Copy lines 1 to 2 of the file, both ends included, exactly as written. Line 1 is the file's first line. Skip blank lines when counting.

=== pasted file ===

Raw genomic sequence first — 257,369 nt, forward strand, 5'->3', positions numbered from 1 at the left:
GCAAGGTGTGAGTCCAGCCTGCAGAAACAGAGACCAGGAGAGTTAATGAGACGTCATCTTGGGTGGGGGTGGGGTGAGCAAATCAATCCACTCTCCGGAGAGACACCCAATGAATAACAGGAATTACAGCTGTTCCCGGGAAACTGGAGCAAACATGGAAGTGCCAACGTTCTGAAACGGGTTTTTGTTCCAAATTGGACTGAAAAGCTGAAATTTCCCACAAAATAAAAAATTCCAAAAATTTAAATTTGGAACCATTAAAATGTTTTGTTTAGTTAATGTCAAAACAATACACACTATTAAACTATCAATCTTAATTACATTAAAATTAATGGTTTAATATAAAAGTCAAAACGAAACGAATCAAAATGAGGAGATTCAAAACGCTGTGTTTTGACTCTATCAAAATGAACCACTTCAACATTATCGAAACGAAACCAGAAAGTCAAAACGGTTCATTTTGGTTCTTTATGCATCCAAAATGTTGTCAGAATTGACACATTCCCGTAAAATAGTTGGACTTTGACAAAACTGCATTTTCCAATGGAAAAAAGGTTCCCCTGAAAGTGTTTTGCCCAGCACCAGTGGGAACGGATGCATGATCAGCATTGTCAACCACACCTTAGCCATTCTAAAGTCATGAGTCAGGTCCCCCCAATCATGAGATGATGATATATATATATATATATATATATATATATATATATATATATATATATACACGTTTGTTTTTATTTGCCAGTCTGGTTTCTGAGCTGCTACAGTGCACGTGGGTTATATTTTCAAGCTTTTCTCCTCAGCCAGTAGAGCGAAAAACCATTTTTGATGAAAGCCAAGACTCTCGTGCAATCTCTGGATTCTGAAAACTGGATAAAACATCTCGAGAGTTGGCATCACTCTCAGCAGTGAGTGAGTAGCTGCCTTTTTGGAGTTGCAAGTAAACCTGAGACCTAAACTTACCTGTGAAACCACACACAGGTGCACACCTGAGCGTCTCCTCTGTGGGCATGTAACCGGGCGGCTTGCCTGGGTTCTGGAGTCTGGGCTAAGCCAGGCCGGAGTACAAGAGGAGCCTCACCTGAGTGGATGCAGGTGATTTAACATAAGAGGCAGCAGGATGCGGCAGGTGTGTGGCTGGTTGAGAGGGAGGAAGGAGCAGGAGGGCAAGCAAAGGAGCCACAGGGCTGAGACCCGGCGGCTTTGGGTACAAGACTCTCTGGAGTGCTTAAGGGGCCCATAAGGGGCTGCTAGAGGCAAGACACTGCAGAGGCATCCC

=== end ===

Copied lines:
Raw genomic sequence first — 257,369 nt, forward strand, 5'->3', positions numbered from 1 at the left:
GCAAGGTGTGAGTCCAGCCTGCAGAAACAGAGACCAGGAGAGTTAATGAGACGTCATCTTGGGTGGGGGTGGGGTGAGCAAATCAATCCACTCTCCGGAGAGACACCCAATGAATAACAGGAATTACAGCTGTTCCCGGGAAACTGGAGCAAACATGGAAGTGCCAACGTTCTGAAACGGGTTTTTGTTCCAAATTGGACTGAAAAGCTGAAATTTCCCACAAAATAAAAAATTCCAAAAATTTAAATTTGGAACCATTAAAATGTTTTGTTTAGTTAATGTCAAAACAATACACACTATTAAACTATCAATCTTAATTACATTAAAATTAATGGTTTAATATAAAAGTCAAAACGAAACGAATCAAAATGAGGAGATTCAAAACGCTGTGTTTTGACTCTATCAAAATGAACCACTTCAACATTATCGAAACGAAACCAGAAAGTCAAAACGGTTCATTTTGGTTCTTTATGCATCCAAAATGTTGTCAGAATTGACACATTCCCGTAAAATAGTTGGACTTTGACAAAACTGCATTTTCCAATGGAAAAAAGGTTCCCCTGAAAGTGTTTTGCCCAGCACCAGTGGGAACGGATGCATGATCAGCATTGTCAACCACACCTTAGCCATTCTAAAGTCATGAGTCAGGTCCCCCCAATCATGAGATGATGATATATATATATATATATATATATATATATATATATATATATATATATACACGTTTGTTTTTATTTGCCAGTCTGGTTTCTGAGCTGCTACAGTGCACGTGGGTTATATTTTCAAGCTTTTCTCCTCAGCCAGTAGAGCGAAAAACCATTTTTGATGAAAGCCAAGACTCTCGTGCAATCTCTGGATTCTGAAAACTGGATAAAACATCTCGAGAGTTGGCATCACTCTCAGCAGTGAGTGAGTAGCTGCCTTTTTGGAGTTGCAAGTAAACCTGAGACCTAAACTTACCTGTGAAACCACACACAGGTGCACACCTGAGCGTCTCCTCTGTGGGCATGTAACCGGGCGGCTTGCCTGGGTTCTGGAGTCTGGGCTAAGCCAGGCCGGAGTACAAGAGGAGCCTCACCTGAGTGGATGCAGGTGATTTAACATAAGAGGCAGCAGGATGCGGCAGGTGTGTGGCTGGTTGAGAGGGAGGAAGGAGCAGGAGGGCAAGCAAAGGAGCCACAGGGCTGAGACCCGGCGGCTTTGGGTACAAGACTCTCTGGAGTGCTTAAGGGGCCCATAAGGGGCTGCTAGAGGCAAGACACTGCAGAGGCATCCC